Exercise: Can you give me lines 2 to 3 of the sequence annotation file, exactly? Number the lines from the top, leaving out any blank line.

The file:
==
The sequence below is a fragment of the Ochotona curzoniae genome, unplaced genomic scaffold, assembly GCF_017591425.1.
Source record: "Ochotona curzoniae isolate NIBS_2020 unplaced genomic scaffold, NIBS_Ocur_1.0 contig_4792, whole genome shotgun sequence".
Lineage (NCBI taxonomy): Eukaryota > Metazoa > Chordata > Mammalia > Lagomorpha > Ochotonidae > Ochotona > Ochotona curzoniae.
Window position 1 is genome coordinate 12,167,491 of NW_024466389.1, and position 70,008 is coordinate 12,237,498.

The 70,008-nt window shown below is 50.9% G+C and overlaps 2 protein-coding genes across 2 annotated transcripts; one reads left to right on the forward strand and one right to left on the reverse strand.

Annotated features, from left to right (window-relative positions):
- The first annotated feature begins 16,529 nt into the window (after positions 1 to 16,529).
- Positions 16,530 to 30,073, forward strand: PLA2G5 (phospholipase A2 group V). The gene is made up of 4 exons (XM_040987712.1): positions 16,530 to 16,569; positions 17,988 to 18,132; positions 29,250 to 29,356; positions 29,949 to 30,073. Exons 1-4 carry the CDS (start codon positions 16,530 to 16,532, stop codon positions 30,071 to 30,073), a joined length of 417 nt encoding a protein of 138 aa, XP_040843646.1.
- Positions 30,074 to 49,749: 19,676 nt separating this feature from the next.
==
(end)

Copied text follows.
Source record: "Ochotona curzoniae isolate NIBS_2020 unplaced genomic scaffold, NIBS_Ocur_1.0 contig_4792, whole genome shotgun sequence".
Lineage (NCBI taxonomy): Eukaryota > Metazoa > Chordata > Mammalia > Lagomorpha > Ochotonidae > Ochotona > Ochotona curzoniae.